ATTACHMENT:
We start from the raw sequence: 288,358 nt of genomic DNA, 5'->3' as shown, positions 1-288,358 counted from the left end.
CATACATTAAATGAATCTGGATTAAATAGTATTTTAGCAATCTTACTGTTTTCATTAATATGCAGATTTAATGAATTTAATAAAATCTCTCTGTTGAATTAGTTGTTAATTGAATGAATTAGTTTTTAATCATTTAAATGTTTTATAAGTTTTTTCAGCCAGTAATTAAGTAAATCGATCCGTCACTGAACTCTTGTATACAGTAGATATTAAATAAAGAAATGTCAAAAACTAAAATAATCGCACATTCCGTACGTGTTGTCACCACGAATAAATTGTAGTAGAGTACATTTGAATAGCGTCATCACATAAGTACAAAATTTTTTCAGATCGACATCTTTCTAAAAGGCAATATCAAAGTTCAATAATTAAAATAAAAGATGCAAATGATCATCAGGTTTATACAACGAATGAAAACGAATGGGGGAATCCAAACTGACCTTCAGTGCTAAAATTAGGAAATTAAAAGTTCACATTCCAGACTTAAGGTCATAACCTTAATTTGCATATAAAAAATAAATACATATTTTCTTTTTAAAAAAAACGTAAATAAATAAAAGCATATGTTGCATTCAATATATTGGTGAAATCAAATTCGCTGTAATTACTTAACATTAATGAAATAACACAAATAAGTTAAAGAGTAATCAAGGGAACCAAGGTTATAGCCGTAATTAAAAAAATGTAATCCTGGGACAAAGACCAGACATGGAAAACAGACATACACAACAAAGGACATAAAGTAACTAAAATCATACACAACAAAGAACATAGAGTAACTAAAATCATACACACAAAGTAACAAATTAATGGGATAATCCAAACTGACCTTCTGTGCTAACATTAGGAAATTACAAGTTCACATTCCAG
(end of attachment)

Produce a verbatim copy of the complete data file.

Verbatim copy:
We start from the raw sequence: 288,358 nt of genomic DNA, 5'->3' as shown, positions 1-288,358 counted from the left end.
CATACATTAAATGAATCTGGATTAAATAGTATTTTAGCAATCTTACTGTTTTCATTAATATGCAGATTTAATGAATTTAATAAAATCTCTCTGTTGAATTAGTTGTTAATTGAATGAATTAGTTTTTAATCATTTAAATGTTTTATAAGTTTTTTCAGCCAGTAATTAAGTAAATCGATCCGTCACTGAACTCTTGTATACAGTAGATATTAAATAAAGAAATGTCAAAAACTAAAATAATCGCACATTCCGTACGTGTTGTCACCACGAATAAATTGTAGTAGAGTACATTTGAATAGCGTCATCACATAAGTACAAAATTTTTTCAGATCGACATCTTTCTAAAAGGCAATATCAAAGTTCAATAATTAAAATAAAAGATGCAAATGATCATCAGGTTTATACAACGAATGAAAACGAATGGGGGAATCCAAACTGACCTTCAGTGCTAAAATTAGGAAATTAAAAGTTCACATTCCAGACTTAAGGTCATAACCTTAATTTGCATATAAAAAATAAATACATATTTTCTTTTTAAAAAAAACGTAAATAAATAAAAGCATATGTTGCATTCAATATATTGGTGAAATCAAATTCGCTGTAATTACTTAACATTAATGAAATAACACAAATAAGTTAAAGAGTAATCAAGGGAACCAAGGTTATAGCCGTAATTAAAAAAATGTAATCCTGGGACAAAGACCAGACATGGAAAACAGACATACACAACAAAGGACATAAAGTAACTAAAATCATACACAACAAAGAACATAGAGTAACTAAAATCATACACACAAAGTAACAAATTAATGGGATAATCCAAACTGACCTTCTGTGCTAACATTAGGAAATTACAAGTTCACATTCCAG